Drum EQ Chart – The Complete EQ Chart for Every Drum

Percussive instruments like the elements which make up the drum kit can be tricky to EQ because they don’t reflect distinct notes, at least in the way that we think of them. Like any instrument in your mix, EQing drums is essential for cutting the bad and emphasizing the good. With that in mind, I’ve put together this drum EQ chart which you can download and refer to any time for an efficient shortcut to getting the best sound every time you sit down to EQ drums.

I’ll also address each piece individually to better explain why I recommend the cuts or boosts I do.

By the way, make sure you grab my free drum compression chart, too, to save time every time you compress your drums.

Now on to the drum EQ chart!

Drum EQ Chart

Here’s the download for my drum EQ chart so you can refer to it on demand. Note that this is taken from my greater “The Ultimate EQ Cheat Sheet” which can ALSO be downloaded for free on its page. Check that out as it offers EQ cheat sheets for EVERY instrument in your mix and again, it’s free.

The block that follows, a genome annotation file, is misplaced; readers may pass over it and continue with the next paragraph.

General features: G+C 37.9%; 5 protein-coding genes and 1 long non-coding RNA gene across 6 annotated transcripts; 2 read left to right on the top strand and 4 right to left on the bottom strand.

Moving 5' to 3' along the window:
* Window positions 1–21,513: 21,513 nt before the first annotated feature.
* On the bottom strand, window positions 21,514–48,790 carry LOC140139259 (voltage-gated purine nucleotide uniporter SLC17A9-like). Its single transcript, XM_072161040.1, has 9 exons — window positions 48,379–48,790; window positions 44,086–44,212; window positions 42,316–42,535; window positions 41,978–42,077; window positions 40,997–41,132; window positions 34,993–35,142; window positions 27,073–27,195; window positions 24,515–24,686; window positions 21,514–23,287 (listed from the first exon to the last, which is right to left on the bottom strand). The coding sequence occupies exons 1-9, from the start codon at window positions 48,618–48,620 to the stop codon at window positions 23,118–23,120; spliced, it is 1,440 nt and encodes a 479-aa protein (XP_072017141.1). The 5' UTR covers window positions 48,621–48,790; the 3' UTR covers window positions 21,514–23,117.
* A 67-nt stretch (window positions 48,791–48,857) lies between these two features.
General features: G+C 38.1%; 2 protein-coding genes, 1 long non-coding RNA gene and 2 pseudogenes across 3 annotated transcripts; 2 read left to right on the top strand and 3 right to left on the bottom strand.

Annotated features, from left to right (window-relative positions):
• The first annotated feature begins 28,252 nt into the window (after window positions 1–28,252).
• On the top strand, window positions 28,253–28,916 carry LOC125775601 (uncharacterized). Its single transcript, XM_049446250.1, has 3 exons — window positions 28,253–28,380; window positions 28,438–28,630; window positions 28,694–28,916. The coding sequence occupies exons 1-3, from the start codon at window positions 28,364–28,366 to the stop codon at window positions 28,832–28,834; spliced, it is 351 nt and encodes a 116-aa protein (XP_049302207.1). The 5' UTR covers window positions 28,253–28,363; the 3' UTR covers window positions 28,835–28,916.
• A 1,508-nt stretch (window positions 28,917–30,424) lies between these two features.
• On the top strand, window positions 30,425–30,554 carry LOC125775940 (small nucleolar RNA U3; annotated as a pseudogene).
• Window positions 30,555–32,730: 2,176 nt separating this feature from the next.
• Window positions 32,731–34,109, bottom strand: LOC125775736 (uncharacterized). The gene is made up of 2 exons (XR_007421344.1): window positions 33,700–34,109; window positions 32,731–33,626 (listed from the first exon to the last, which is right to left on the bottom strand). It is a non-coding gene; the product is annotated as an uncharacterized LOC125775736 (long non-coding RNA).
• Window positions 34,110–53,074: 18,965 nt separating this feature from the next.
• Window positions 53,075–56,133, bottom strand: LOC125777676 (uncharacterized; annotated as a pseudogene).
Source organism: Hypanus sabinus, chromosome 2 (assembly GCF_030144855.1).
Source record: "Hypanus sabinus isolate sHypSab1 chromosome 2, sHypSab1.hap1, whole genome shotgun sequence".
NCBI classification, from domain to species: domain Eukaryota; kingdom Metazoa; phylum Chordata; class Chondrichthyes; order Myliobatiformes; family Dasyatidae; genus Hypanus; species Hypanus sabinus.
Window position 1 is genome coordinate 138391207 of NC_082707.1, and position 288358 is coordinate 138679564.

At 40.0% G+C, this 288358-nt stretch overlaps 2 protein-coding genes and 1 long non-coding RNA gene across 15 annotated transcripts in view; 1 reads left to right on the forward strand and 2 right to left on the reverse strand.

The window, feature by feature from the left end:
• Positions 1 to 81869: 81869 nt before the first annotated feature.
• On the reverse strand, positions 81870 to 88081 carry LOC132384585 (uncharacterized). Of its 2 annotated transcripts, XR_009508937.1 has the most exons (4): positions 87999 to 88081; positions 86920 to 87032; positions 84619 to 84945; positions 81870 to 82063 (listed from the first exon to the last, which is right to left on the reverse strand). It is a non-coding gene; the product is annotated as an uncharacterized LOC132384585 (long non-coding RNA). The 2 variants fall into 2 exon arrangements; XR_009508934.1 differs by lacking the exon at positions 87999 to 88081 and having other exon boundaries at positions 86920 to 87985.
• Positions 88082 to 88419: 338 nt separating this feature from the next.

Here’s the drum EQ chart before we get into each individual drum’s EQ guides:

Now let’s address each drum individually to explain every frequency to cut or boost, including what they do and why we’re doing them, beginning with the kick drum.

Kick EQ

kick drum eq cheat sheet

Let’s begin with the kick EQ guide.

High Pass at 20Hz – High pass filters help to keep your mix clean because they filter out unwanted sound and create space in the low end of your mix.

Admittedly the kick EXISTS at the lowest point in your mix, but in the interest of creating some more mixing headroom, I still like to high pass my kick at 20Hz because there’s nothing happening here. Go with a slope of 24dB/oct or a bit more aggressive of 36dB/oct if you have good monitors or headphones to hear the low end.

Boost 50-80Hz (Search) – The fundamental of your kick, that’s the meat of the “thud” or really your mix’s anchor, exists typically between 50-80Hz. Sweet around to find the loudest point in this region and give it a slight boost.

If your kick isn’t thick enough, check out my sine wave kick drum trick to supplement a thin or weak kick.

Cut Around 120-150Hz (for Bass) – As I mentioned in my low end mixing tutorial, one of the keys to a clean and open low end (and with it, a clean and open mix), is to get your kick and bass to work together. Creating a little complimentary cut on the kick for the bass can be beneficial, but not as beneficial as sidechaining bass to kick, so check out my tutorial on that.